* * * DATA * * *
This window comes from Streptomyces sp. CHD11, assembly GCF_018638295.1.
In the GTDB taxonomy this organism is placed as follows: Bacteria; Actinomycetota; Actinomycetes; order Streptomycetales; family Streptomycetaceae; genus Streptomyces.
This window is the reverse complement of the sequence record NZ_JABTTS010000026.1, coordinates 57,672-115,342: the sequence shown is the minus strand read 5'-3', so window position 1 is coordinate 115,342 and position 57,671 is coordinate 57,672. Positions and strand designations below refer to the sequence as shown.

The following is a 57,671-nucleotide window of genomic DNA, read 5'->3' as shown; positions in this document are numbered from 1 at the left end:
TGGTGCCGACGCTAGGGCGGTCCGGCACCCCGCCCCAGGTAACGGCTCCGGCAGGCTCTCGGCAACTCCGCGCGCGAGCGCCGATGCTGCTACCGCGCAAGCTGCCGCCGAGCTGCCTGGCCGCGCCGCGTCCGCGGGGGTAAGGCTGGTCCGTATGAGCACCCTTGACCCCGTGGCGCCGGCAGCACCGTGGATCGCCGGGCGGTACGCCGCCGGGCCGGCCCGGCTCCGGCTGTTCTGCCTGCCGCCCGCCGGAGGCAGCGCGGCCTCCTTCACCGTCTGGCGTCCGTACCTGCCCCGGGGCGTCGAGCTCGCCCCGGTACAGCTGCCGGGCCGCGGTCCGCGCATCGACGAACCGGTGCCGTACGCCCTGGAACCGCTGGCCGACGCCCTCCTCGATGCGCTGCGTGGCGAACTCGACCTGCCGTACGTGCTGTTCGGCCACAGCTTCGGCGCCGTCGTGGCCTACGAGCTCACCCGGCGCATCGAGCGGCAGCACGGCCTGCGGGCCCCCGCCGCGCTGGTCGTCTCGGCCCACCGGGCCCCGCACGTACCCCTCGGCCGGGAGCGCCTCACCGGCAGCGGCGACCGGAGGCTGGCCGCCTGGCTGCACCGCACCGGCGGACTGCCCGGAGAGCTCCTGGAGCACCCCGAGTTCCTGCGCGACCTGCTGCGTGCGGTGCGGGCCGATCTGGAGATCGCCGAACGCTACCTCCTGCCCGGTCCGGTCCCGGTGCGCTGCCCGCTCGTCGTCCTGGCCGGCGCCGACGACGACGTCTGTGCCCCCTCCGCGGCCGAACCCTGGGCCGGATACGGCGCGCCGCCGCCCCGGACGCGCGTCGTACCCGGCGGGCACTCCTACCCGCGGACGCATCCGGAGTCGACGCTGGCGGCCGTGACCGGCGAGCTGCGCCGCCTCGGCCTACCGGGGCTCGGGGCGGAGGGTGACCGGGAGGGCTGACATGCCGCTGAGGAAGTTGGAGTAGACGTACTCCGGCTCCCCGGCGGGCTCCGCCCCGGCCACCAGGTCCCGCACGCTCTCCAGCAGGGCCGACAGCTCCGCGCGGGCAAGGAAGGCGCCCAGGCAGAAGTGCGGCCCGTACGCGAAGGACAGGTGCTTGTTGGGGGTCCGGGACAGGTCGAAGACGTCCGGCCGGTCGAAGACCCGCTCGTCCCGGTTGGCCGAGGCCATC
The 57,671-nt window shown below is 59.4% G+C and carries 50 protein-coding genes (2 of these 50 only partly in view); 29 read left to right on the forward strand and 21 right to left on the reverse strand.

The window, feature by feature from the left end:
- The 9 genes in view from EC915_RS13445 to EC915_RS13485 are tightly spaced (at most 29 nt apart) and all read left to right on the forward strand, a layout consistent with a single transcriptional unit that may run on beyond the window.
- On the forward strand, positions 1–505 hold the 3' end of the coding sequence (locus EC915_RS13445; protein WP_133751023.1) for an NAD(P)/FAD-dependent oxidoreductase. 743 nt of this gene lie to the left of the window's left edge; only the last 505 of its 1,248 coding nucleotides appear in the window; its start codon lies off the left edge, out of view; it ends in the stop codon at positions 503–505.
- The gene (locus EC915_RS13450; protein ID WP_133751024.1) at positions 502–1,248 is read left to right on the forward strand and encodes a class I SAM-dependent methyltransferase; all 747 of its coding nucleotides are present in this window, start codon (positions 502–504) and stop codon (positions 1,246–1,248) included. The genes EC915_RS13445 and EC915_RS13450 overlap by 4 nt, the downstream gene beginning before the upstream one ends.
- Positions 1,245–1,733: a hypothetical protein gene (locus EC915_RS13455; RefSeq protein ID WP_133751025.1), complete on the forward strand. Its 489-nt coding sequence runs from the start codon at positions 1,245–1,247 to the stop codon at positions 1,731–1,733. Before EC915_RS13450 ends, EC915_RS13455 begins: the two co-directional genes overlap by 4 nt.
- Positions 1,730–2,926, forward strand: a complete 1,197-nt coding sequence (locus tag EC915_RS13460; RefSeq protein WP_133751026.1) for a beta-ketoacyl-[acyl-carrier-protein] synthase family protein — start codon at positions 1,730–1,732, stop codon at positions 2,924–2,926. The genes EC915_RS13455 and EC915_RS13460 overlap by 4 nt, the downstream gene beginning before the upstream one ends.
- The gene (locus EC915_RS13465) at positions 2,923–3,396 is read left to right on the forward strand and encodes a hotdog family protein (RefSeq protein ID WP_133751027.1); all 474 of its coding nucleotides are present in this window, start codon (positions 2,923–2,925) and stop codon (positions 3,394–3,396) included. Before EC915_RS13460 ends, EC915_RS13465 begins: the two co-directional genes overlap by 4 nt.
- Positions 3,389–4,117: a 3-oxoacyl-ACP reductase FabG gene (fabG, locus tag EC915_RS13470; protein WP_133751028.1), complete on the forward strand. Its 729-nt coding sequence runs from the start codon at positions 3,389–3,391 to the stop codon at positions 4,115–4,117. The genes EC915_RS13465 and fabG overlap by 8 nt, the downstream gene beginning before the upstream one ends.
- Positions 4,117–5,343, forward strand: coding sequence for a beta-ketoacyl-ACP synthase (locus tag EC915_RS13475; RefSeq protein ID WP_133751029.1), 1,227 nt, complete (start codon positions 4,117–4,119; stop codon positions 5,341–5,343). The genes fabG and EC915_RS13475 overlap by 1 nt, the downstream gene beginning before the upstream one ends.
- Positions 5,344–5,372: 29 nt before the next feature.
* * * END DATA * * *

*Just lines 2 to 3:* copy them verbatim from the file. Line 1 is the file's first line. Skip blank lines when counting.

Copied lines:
In the GTDB taxonomy this organism is placed as follows: Bacteria; Actinomycetota; Actinomycetes; order Streptomycetales; family Streptomycetaceae; genus Streptomyces.
This window is the reverse complement of the sequence record NZ_JABTTS010000026.1, coordinates 57,672-115,342: the sequence shown is the minus strand read 5'-3', so window position 1 is coordinate 115,342 and position 57,671 is coordinate 57,672. Positions and strand designations below refer to the sequence as shown.